Fig. 1. Hierarchical optimization process of PEBB.
In the medium-voltage power distribution system of a microgrid, power electronics converters are widely used in power source/ load center connection, current limiting and power distribution system protection. In lieu of designing power converters separately for each application, the U.S. Navy has proposed a universal power processing unit concept known as power electronics building blocks (PEBB) to be used for construction of power electronics systems of various functionalities and with different voltage and power ratings for the purpose of overall cost, loss, size and weight reduction. Consequently, it is desireable to apply optimization techniques in the design of PEBB-based power electronics systems regarding weight, size and efficiency. Fig. 1 shows the generalized hierarchical optimization procedure of PEBBs. The optimization process is devided into two levels: system level and subsystem level. The first step in system-level optimization is to specify system design requirements including system functionality, design specifications, design objectives and system design constraints. System-level optimization variables are then selected in a way that the subsystem design couplings are removed so that all subsystem-level optimizations are operated in parallel; response surfaces are generated accordingly from each subsystem-level optimization regarding all ranges of system-level optimization variable values. Metaheuristic methods assist variable value selection in both system-level and subsystem-level optimization processes for increased design efficiency and accuracy.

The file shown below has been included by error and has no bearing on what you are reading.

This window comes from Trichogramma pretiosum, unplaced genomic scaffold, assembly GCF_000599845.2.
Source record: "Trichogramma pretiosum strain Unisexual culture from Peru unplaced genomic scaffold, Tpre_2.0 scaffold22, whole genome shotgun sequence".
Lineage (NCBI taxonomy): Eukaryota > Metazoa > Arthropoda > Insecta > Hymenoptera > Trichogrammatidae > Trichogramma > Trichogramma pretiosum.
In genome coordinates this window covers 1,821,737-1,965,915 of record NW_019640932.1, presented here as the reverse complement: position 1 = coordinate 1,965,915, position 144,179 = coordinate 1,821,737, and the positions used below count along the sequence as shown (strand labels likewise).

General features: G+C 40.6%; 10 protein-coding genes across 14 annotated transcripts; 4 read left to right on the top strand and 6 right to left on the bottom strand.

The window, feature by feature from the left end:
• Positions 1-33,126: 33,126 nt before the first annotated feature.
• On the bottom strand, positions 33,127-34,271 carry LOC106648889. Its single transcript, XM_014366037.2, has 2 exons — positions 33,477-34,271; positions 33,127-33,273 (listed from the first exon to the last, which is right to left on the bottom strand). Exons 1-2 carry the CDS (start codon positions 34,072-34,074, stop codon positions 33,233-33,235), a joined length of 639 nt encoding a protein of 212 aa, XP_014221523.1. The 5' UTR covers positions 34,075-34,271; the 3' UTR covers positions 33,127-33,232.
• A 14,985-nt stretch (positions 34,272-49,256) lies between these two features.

As a commonly encountered load type, a step load is connected to the distribution bus through a power electronics system and will cause a negative effect on the bus if its power processing stage is not carefully dealt with. In order to meet the interface standards, the optimization process of the PEBB-based power processing stage must take into account the terminal transient response performances (e.g. overshoot and settling time) as optimization design constraints. A model is constructed relating system-dynamic response with passive device selections and controller design. Two cases are plotted in Fig. 2 with different output voltage overshoot tolerance in case of a step load. As shown also in Fig. 2, terminal constraints in the system-level design are redefining the range of feasible design variable values, which again will speed up the optimization design iteration.
Fig. 2. Feasible design variable range variation with difference output voltage overshoot tolerance in case of step load.